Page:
The New York State Department of Environmental Conservation (NYSDEC) has monitored and managed inland Common Tern colonies on the St. Lawrence River, Oneida Lake, and the Niagara Frontier since the late-1980s.  The decline in New York’s inland tern population and the low number of terns currently nesting on New York’s Great Lakes can be attributed to the loss of nesting habitat and low breeding productivity due to predation, poor nesting substrate, and human disturbance.  The loss of nesting habitat is primarily due to an increase in Ring-billed Gulls.

Since 1990, Riveredge Associates (Riveredge) has managed St. Lawrence River Common Tern colonies in an attempt to increase the number of nesting pairs of terns in the region.  In 2004, Riveredge Associates was contracted by NYSDEC to monitor and manage Common Tern colonies in Buffalo Harbor and the Niagara River as well (Harper and Adams, 2005; Harper et al., 2006, 2007, 2008, 2010).  Riveredge and NYSDEC management efforts have attempted to increase the amount of available nesting habitat for terns, decrease the amount of competition for nest sites with gulls, decrease the amount of predation on adults, chicks and eggs, and increase public awareness to reduce human disturbance at tern nesting sites.

1.1     Tern Nesting and Nesting Monitoring

On the Niagara Frontier, Common Terns nest on breakwaters in Buffalo Harbor and potable water intakes and power tower cribs on the upper Niagara River.  Annual monitoring of Common Tern nesting on the Niagara Frontier was started in 1986 (Adams and Batcheller, 1987) and conducted almost annually since.  Riveredge was contracted by NYSDEC to conduct the monitoring of Common Tern nesting colonies on the Niagara Frontier for five years from 2004 through 2008.  In 2009, 2010, and again in 2011, Riveredge was contracted by NYPA to monitor the Common Tern habitat enhancements in Buffalo Harbor as part of NYPA’s Common Tern HIP.  In 2011, Riveredge also assisted NYSDEC with the monitoring and management of the other Niagara tern colonies as well.

Common Terns have nested at 13 sites on eastern Lake Erie and the upper Niagara River since 1986 (Harper et al., 2008).  In and near Buffalo Harbor, these sites have included breakwaters and lighthouses such as the North Breakwater (also called Donnelly’s Breakwall), Reef Lighthouse, Old Breakwater North (also called Short Breakwater), and Old Breakwater South (also called South Breakwater).  On the Niagara River these sites have included potable water intake structures, power tower cribs, and islands associated with water control structures for generating hydroelectric power.

During the last ten years (2002-2011) terns have nested at nine of these sites in Buffalo Harbor and on the Niagara River.  Terns were displaced from four nesting sites by gulls and cormorants.  All current tern nesting sites on the Niagara Frontier are artificial structures such as breakwaters, power tower cribs, and water intakes.

The majority of Common Terns nest on three Buffalo Harbor breakwaters (North Breakwater, Old Breakwater North, Old Breakwater South).  These breakwaters are multi-level structures of concrete and armor stone.  Prior to the implementation of this HIP, the nesting substrate was composed largely of broken concrete chips where the breakwaters are weathering.  There was little or no cover on these structures, and tern nests and chicks were exposed to wind, waves, and weather.  The sides of these concrete breakwaters are vertical, and chicks that fall off the breakwater when disturbed or frightened perish because they cannot re-access the structure.

1.2     Recent Tern Management Efforts in Buffalo Harbor

Since 2004, tern management activities have included the construction of gravel nesting boxes, the installation of perimeter fences, the deployment of chick shelters, and the posting of informational signs on the Buffalo Harbor breakwaters (Harper and Adams, 2005, Harper et al., 2006, 2007, 2008, 2010; Riveredge Associates, 2010, 2011).  Gravel nesting boxes were built to provide better nesting substrate for terns and to increase egg hatching and chick fledging rates.  Temporary nesting boxes were built and installed on each of the three Buffalo Harbor breakwaters in one or more years from 2004 to 2008 (Harper and Adams, 2005; Harper et al., 2006, 2007, 2008), and the improvements described in Section 1.0 were installed in 2009 and 2010.  Plastic perimeter fencing was installed to increase chick survivorship by preventing chicks from jumping off the structures.  Plywood chick shelters were deployed to protect tern chicks from weather, territorial adults, and predators, and to encourage chicks to remain near their nest for a longer period of time.  Finally, informational signs were posted to inform the public of the nesting terns and to limit human disturbance.  Information on the signs included:  NYSDEC Restricted Area, a list of the New York State and Federal Statutes prohibiting the disturbance of Common Terns and a statement that the tern is a designated threatened species under New York State Environmental Conservation Law.  These signs were posted because human disturbance can cause a great deal of chick mortality on the Buffalo Harbor breakwaters.  If anglers or recreational boaters approach the breakwaters too closely, chicks may panic and run, becoming separated from their parents or fall off the structures and perish.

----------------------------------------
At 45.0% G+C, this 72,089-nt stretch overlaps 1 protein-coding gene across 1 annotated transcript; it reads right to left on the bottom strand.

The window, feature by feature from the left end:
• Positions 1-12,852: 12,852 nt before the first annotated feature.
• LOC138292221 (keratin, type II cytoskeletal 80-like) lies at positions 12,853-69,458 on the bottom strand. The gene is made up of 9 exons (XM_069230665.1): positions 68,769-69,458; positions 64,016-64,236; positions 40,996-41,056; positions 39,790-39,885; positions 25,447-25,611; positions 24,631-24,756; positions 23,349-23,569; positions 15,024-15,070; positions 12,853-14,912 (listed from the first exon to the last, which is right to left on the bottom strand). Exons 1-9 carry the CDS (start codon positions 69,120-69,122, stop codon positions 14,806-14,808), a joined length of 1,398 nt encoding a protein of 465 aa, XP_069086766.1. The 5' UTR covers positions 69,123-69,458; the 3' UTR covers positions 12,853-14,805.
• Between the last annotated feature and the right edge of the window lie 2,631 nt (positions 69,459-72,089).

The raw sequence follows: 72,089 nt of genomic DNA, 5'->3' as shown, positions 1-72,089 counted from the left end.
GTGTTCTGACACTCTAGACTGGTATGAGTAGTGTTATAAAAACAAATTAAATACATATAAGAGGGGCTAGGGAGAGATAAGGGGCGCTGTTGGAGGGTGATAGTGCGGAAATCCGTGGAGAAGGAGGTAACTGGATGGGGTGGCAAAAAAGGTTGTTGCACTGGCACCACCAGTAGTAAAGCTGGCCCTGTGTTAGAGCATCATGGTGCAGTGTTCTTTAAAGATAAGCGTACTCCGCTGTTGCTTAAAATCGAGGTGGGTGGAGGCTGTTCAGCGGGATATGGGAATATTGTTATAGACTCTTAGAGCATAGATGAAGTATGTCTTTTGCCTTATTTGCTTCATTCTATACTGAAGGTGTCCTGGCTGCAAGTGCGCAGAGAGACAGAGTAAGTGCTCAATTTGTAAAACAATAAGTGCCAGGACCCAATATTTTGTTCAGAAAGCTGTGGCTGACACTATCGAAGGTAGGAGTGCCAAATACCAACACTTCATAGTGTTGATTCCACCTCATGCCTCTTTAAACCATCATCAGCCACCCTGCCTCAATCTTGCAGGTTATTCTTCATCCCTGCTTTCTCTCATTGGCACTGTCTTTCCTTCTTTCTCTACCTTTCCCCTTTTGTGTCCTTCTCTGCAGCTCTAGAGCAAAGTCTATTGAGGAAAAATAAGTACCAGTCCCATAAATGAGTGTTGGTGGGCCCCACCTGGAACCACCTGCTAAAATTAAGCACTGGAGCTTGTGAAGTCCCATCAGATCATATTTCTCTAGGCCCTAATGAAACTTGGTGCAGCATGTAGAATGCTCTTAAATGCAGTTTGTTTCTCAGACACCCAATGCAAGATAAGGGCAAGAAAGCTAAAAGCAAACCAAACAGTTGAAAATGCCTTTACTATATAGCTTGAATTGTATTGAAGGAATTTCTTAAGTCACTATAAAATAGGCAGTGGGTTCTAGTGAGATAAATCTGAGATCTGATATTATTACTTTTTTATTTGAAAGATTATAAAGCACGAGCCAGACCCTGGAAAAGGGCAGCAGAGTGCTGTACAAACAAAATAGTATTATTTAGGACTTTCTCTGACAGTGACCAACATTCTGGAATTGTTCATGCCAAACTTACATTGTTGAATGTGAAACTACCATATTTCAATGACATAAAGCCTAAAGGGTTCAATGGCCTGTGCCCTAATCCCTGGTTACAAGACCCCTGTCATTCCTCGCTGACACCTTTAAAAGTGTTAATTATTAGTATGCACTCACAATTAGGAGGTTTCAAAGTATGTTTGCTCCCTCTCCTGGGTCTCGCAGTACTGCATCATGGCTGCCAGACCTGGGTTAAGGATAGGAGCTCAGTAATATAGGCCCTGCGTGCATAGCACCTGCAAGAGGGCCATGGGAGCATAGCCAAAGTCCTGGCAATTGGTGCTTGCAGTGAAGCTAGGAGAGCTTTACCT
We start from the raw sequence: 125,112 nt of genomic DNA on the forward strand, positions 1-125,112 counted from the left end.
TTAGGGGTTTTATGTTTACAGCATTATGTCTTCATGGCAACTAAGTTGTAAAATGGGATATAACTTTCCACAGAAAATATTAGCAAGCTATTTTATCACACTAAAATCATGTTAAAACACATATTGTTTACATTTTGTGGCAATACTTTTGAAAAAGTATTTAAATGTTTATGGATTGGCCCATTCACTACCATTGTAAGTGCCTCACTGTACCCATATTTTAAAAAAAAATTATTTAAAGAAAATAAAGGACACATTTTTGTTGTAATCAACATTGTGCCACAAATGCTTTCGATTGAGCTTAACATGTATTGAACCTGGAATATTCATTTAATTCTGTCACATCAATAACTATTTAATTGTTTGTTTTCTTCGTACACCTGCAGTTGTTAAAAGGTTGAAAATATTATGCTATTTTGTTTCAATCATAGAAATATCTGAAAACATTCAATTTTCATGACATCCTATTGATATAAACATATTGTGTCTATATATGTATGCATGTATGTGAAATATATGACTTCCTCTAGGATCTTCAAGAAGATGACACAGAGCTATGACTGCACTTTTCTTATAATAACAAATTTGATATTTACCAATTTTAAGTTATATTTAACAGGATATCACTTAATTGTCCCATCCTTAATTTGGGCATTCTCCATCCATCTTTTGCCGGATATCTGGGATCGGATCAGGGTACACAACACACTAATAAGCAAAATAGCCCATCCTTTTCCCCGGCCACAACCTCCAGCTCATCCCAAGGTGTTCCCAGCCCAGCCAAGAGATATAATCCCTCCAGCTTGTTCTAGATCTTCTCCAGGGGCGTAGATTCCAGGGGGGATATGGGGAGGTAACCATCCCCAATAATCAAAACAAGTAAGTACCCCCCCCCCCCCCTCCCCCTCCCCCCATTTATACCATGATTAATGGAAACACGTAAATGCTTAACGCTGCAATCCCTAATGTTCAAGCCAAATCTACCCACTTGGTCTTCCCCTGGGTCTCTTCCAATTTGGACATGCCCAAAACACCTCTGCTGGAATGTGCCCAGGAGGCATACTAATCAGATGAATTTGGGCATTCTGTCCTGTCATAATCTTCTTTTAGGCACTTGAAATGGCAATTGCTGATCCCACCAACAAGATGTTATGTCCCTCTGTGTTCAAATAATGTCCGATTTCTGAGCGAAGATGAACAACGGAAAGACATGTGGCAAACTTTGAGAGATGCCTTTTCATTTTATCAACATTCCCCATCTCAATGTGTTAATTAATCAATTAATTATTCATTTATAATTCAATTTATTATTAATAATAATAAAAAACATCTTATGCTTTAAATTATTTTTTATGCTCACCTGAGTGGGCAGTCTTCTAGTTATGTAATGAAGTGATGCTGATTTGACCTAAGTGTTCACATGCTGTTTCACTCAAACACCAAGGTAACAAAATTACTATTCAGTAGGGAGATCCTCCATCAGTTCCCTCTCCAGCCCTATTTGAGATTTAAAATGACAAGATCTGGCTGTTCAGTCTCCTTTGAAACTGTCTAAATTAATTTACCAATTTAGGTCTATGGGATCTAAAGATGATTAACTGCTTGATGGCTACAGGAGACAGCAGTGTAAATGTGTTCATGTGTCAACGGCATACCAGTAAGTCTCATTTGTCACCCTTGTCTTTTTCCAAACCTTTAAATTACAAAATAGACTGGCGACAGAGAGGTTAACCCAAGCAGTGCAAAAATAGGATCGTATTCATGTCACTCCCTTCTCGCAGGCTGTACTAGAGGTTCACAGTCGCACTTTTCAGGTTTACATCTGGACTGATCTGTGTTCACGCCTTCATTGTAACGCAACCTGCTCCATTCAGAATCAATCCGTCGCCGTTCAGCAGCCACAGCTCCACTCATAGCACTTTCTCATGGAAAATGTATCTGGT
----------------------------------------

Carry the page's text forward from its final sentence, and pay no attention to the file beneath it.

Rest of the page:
2.0       METHODS

2.1     Annual Operation and Maintenance of Enhanced Areas

Operation and Maintenance of the Common Tern HIP is conducted as described in Kleinschmidt Associates and Riveredge Associates (2011a).  In April 2011, before terns were nesting, the four enhanced areas of the Buffalo Harbor breakwaters were inspected to determine maintenance needs.  In addition, 2x6 lumber, 1x3 lath, 3/16” mesh plastic fencing, driftwood, and chick shelters were transported to each area to prepare them for the nesting season.  The lumber and fencing were used to divide the enhanced area into subsections.  Boards were screwed together and lath uprights and tensioning rope were used to support the plastic fencing for interior dividers.  Dividing each nesting area into subsections facilitates counting nests and chicks and prevents chicks from moving too far from their natal nest site during the breeding season.  A plastic perimeter fence was installed to prevent chicks from jumping off the nesting area when disturbed and to reduce the chance chicks might be blown off the structure by strong winds.  Gravel that had been displaced by winter storms was raked and shoveled back to the edge of the containment frame on the lake side of the breakwater so that no areas of bare cement remained.  Driftwood was placed on the gravel to provide additional structure and separation among nesting terns.  As tern eggs began to hatch, chicks shelters were placed adjacent to nests to provide cover for chicks from adverse weather and predators.